Cyprus hits you with its warmth from the moment you step from the aeroplane and kiss the sun drenched ground. The Cypriot heat is like no other and it is one of the most memorable sensations your skin will have in its lifetime; more than enough reason to return to this pearl of the Med time and time again. Its people welcome you into their homes and hearts with their genuine hospitality embracing you and yours as family.
Ask anyone who was born on the Island before the conflict of 1974 and they will tell you that the Cypriot and Turkish people lived in harmony in their respective villages. I have met Turkish people who knew my Mothers father back in the day and spoke highly of him; a friend not foe. You see harmony is all anyone in Cyprus craves. Ottoman Cyprus, British Cyprus, Byzantine Cyprus… the only word that remains firm to this day is CYPRUS.
The Goddess of love Aphrodite arose from the sea of foam to bestow this fragrant land with its title of the Island of Love; and we love just about everything and everyone! Displays of this undying affection are reflected in the songs that are written and sung when drunk with classics such as, “I will cut out the wine for you”, “I don’t want the kind of friends that want to see me hurt” and “Dibi Dibi Dibi Dai”; I still don’t know what that means (What Cypriot does?) but they are catchy tunes that we get down to and we love to get down… any excuse to shout out “Opa”!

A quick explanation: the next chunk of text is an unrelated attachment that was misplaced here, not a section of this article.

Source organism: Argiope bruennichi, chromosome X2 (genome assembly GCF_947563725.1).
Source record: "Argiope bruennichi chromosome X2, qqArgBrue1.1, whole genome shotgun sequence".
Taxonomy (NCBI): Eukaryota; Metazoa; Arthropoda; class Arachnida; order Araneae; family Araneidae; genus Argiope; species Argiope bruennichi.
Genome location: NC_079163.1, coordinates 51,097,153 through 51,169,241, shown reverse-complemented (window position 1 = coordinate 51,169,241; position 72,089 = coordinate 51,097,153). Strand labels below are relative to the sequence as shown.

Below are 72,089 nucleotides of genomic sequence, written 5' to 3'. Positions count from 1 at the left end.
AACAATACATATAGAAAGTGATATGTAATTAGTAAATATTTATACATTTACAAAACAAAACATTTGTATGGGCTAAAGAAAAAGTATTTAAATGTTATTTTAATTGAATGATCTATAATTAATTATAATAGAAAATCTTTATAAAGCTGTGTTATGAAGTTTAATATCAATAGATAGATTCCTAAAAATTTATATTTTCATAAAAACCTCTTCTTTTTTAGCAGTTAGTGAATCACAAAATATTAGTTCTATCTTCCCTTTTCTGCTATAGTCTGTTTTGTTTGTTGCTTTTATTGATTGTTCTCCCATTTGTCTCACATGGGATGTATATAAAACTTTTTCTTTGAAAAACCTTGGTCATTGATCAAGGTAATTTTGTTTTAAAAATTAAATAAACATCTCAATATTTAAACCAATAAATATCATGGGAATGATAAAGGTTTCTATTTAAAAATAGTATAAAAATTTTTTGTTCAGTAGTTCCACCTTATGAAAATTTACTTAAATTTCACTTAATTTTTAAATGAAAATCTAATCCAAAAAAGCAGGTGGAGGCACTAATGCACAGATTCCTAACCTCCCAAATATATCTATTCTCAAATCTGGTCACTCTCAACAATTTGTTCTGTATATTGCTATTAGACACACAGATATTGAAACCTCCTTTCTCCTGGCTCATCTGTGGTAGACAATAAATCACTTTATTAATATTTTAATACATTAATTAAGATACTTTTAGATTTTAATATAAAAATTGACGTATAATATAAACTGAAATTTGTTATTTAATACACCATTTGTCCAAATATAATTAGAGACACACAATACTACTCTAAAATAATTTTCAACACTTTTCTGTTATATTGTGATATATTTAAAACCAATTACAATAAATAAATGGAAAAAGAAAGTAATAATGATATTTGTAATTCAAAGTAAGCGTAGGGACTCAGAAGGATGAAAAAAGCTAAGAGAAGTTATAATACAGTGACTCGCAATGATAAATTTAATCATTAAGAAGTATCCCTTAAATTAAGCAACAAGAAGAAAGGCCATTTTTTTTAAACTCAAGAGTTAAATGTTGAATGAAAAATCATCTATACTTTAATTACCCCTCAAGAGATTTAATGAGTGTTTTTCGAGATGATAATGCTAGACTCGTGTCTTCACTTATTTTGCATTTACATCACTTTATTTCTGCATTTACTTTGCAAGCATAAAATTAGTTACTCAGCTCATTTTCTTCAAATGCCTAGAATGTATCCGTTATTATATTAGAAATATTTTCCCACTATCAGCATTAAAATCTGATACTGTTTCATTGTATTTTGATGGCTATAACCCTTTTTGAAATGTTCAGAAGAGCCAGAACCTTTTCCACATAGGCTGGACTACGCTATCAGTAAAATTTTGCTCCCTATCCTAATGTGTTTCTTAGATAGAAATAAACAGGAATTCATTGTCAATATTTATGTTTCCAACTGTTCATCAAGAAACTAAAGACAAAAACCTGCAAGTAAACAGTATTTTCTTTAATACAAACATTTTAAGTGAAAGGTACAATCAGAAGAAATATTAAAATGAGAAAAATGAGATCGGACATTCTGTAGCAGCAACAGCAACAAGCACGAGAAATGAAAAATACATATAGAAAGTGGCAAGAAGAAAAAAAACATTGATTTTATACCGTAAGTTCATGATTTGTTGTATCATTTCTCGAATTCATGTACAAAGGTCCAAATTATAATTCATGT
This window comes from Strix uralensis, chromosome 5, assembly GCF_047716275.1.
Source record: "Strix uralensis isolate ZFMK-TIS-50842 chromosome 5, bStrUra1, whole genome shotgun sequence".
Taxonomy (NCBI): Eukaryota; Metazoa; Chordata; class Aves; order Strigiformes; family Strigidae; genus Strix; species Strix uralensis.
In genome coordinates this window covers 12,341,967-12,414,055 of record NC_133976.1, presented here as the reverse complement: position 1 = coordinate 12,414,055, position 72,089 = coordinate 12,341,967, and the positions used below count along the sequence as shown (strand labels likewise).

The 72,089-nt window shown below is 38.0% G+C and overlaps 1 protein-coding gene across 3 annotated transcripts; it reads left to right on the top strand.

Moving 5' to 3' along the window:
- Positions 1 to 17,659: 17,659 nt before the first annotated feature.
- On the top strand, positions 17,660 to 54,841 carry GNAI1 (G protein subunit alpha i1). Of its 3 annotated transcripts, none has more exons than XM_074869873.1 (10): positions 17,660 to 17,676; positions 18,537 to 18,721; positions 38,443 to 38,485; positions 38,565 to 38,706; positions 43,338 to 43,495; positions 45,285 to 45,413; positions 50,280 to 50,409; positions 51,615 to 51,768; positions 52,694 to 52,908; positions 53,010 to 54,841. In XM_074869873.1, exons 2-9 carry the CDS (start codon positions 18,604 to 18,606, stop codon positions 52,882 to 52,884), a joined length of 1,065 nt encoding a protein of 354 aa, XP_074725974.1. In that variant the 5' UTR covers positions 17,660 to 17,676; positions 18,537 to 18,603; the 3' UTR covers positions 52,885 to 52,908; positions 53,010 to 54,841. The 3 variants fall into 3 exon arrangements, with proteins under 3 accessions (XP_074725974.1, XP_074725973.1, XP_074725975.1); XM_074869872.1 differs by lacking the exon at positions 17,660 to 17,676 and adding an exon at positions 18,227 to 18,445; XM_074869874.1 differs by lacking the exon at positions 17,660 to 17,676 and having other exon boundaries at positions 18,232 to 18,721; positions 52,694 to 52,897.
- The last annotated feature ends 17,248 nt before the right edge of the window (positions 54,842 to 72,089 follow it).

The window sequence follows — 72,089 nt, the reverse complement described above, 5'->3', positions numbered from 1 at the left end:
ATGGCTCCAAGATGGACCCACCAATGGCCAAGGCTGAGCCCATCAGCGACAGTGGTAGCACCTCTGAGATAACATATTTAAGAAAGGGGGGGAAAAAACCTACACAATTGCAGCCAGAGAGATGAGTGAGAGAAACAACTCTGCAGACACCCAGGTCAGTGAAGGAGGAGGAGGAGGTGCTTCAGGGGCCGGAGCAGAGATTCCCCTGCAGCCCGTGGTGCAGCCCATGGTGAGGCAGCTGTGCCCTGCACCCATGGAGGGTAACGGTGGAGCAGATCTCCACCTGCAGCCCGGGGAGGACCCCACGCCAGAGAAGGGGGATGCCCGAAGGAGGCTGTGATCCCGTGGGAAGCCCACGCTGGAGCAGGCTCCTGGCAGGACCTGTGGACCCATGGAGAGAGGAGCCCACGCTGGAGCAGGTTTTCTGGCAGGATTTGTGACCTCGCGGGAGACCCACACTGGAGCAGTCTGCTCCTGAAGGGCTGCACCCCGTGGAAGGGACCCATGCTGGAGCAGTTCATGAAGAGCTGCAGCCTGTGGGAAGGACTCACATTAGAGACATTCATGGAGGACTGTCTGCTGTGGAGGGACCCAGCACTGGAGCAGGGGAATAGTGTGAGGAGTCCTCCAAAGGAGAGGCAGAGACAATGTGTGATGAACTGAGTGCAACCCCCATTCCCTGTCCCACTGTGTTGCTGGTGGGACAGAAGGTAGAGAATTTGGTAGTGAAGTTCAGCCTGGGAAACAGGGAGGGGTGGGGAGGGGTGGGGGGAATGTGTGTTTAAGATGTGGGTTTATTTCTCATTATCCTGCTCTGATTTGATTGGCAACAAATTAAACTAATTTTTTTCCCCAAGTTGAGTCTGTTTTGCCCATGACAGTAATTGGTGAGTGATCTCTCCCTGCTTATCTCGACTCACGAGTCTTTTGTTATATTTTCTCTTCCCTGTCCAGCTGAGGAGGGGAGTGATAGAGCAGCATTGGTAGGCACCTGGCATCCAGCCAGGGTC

One word that sums up an entire nation is ‘Passion’. You will find us expressing this passionate side when we speak or should I say shout!! Anyone within ear shot will contemplate calling the police for fear of another war breaking out but we raise our voices because each one of us believes wholeheartedly that we are right and will fight to the death to be heard and agreed with. There are fall outs and one not talking to the other over money usually but when the olive pips are down and an outsider threatens our kith and kin they feel with force the Cypriot wrath. The women are just as fierce as the men… especially sisters.
This jovial, Keo beer swigging Meze loving Island has its sadness too. That sadness is one of forbidden love through the ages. Religion, status and the guilt put upon these young, effervescent, dreamy good Cypriot girls meant that they married second best for fear that their parents would die from the shock of them doing what their hearts desired. I’ve heard many of these tales by women who made the best of an impossible situation and grew to respect the men that they had been forcefully betrothed too. We have it easy compared to them these days with education being the preferred course for all Cypriot children. Love comes later, is allowed and accepted.
Be under no illusion, Cyprus and Cypriots have an unwavering love for their homeland. The threat and fear that looms over this diverse and historical land will be met by its people; because as long as there are Cypriots there will always be a Cyprus.